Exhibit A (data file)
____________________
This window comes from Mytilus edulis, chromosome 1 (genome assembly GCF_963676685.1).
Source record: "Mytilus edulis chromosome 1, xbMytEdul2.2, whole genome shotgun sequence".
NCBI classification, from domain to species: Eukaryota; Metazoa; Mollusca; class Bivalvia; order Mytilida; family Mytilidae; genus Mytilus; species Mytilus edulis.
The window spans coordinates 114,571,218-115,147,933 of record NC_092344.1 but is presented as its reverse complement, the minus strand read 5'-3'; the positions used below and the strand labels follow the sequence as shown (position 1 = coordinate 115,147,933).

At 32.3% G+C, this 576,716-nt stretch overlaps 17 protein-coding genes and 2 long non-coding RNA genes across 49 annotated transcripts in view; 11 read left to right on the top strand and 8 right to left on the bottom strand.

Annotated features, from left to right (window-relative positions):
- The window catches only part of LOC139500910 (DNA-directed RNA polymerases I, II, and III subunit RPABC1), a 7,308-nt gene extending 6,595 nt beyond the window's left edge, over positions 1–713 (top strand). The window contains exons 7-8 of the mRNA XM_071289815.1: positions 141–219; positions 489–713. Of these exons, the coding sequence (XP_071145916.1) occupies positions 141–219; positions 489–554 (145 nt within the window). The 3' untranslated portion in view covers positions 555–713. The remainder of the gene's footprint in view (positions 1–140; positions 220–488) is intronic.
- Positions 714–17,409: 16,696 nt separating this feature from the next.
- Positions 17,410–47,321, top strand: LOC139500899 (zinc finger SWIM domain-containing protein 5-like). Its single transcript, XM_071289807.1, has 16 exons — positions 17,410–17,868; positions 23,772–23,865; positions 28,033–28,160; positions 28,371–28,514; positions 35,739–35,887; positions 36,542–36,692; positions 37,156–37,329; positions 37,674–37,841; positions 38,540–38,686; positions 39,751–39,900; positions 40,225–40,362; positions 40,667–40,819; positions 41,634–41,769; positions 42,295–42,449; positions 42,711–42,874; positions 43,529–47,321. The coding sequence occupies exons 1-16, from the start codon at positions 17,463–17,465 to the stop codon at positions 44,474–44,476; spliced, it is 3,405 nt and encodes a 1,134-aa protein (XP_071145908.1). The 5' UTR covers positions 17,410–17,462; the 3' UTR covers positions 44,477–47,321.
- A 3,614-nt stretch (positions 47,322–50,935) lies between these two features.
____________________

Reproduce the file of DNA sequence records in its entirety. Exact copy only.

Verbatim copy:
This window comes from Mytilus edulis, chromosome 1 (genome assembly GCF_963676685.1).
Source record: "Mytilus edulis chromosome 1, xbMytEdul2.2, whole genome shotgun sequence".
NCBI classification, from domain to species: Eukaryota; Metazoa; Mollusca; class Bivalvia; order Mytilida; family Mytilidae; genus Mytilus; species Mytilus edulis.
The window spans coordinates 114,571,218-115,147,933 of record NC_092344.1 but is presented as its reverse complement, the minus strand read 5'-3'; the positions used below and the strand labels follow the sequence as shown (position 1 = coordinate 115,147,933).

At 32.3% G+C, this 576,716-nt stretch overlaps 17 protein-coding genes and 2 long non-coding RNA genes across 49 annotated transcripts in view; 11 read left to right on the top strand and 8 right to left on the bottom strand.

Annotated features, from left to right (window-relative positions):
- The window catches only part of LOC139500910 (DNA-directed RNA polymerases I, II, and III subunit RPABC1), a 7,308-nt gene extending 6,595 nt beyond the window's left edge, over positions 1–713 (top strand). The window contains exons 7-8 of the mRNA XM_071289815.1: positions 141–219; positions 489–713. Of these exons, the coding sequence (XP_071145916.1) occupies positions 141–219; positions 489–554 (145 nt within the window). The 3' untranslated portion in view covers positions 555–713. The remainder of the gene's footprint in view (positions 1–140; positions 220–488) is intronic.
- Positions 714–17,409: 16,696 nt separating this feature from the next.
- Positions 17,410–47,321, top strand: LOC139500899 (zinc finger SWIM domain-containing protein 5-like). Its single transcript, XM_071289807.1, has 16 exons — positions 17,410–17,868; positions 23,772–23,865; positions 28,033–28,160; positions 28,371–28,514; positions 35,739–35,887; positions 36,542–36,692; positions 37,156–37,329; positions 37,674–37,841; positions 38,540–38,686; positions 39,751–39,900; positions 40,225–40,362; positions 40,667–40,819; positions 41,634–41,769; positions 42,295–42,449; positions 42,711–42,874; positions 43,529–47,321. The coding sequence occupies exons 1-16, from the start codon at positions 17,463–17,465 to the stop codon at positions 44,474–44,476; spliced, it is 3,405 nt and encodes a 1,134-aa protein (XP_071145908.1). The 5' UTR covers positions 17,410–17,462; the 3' UTR covers positions 44,477–47,321.
- A 3,614-nt stretch (positions 47,322–50,935) lies between these two features.